Note, sign up for Credit Karma before you place the credit freeze on your reports so that they are not denied access to your credit files. If you have already placed your freezes, you can unfreeze them then re-freeze after your Credit Karma sign-up is complete. (Freezing and unfreezing of your credit files may come with a nominal fee; it varies by state.)

3) Sign up for Experian CreditWorks Basic free credit monitoring*

The best supplement to Credit Karma is Experian CreditWorks Basic. This will give you regular access to your Experian credit report. You will also be notified of credit report activity that could indicate ID theft.

*If you’d rather not use the free credit monitoring through Equifax, Credit Karma, or Experian CreditWorks Basic, you can always pay for it. All three credit bureaus offer paid credit monitoring services. In this case, it’s free through Equifax, but you can also sign up for the paid services of Experian and TransUnion.

Beyond that, there are plenty of other paid credit monitoring services. In fact, some security experts recommend you go through an independent third-party service (as opposed to the credit bureaus), like LifeLock or IDShield.

4) Use AnnualCreditReport.com

By law, you are entitled to free copies of your credit reports – from all three of the big credit bureaus – every 12 months through AnnualCreditReport.com. That said, checking your credit reports once a year simply isn’t frequent enough to catch fraudulent activity quickly enough to minimize damage. So it is highly recommended that you supplement these annual free copies with a service (free or paid) that monitors your reports all year long.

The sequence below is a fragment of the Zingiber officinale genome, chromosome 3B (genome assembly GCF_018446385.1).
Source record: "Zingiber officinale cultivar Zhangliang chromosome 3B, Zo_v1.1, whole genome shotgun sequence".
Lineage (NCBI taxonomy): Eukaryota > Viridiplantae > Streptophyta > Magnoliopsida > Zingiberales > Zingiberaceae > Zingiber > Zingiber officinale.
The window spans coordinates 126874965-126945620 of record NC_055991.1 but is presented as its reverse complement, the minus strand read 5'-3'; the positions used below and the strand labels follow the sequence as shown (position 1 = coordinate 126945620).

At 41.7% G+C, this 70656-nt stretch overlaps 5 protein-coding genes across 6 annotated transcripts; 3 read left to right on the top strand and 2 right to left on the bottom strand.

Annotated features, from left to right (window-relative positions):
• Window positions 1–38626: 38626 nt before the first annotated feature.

5) Request your Innovis credit report

Though we talk most about the big three national credit bureaus, there is another that warrants attention. Innovis may not be used by creditors nearly as often as Experian, TransUnion, or Equifax, but “the fourth credit bureau,” as it is known, is used enough for you to care what’s on your reports. Because if an identity thief opens an account in your name through a creditor that does use Innovis, you need to know about it and that can only happen if you’re keeping an eye on your Innovis report.

As with Experian, TransUnion and Equifax, you can request a free copy of your Innovis credit report every 12 months.

6) Request your ChexSystems credit report

It’s not just fraudulent credit accounts you need to be worried about in the wake of the
Equifax hack. It’s fraudulent bank accounts, too. They won’t show up in your credit reports, but they could show up in your ChexSystems consumer report. When customers mishandle their accounts, banks report them to ChexSystems. So this could be a good way for you to spot fraudulent accounts opened in your name, assuming, of course, they have been “mishandled” by the fraudster (non-sufficient funds, unpaid feeds, charge-off).

As with credit reports, you can request a free copy of your ChexSystems consumer report every 12 months.

Freeze your credit

While monitoring your credit will help you catch fraudulent activity, freezing your credit can actually help you prevent it. Most creditors will not extend new credit without doing a credit check first. That’s what makes a credit freeze – also known as a security freeze – such a powerful tool.

If you have a credit freeze in place, creditors are denied access to your credit reports, and those reports cannot be used to generate credit scores. So if a fraudster applies for credit in your name, they will likely be denied because the lender has no credit access.

Prior to the Equifax hack, security experts were already recommending that every consumer place a security freeze on their credit files. Post-Equifax hack, it should be a given.

That said, it’s important to go into knowing exactly what to expect. Yes, there are pros, but there are some cons, too.

Pros of a credit freeze

  • Restricts access to your credit reports
  • You can still access your own credit reports
  • It has zero impact on your credit score
  • It will give you peace of mind

Cons of a credit feeze

  • It doesn’t prevent fraudsters from using existing credit accounts (you’ll have to monitor your credit reports and financial accounts to catch that)
  • You’ll have to lift the freeze when you want to apply for credit so that the lender(s) can access your reports
  • You won’t be able register for new credit monitoring while a freeze is in place (so be sure and sign up for credit monitoring before you put the security freezes in place)
  • Fees may apply, to place the freeze and to lift it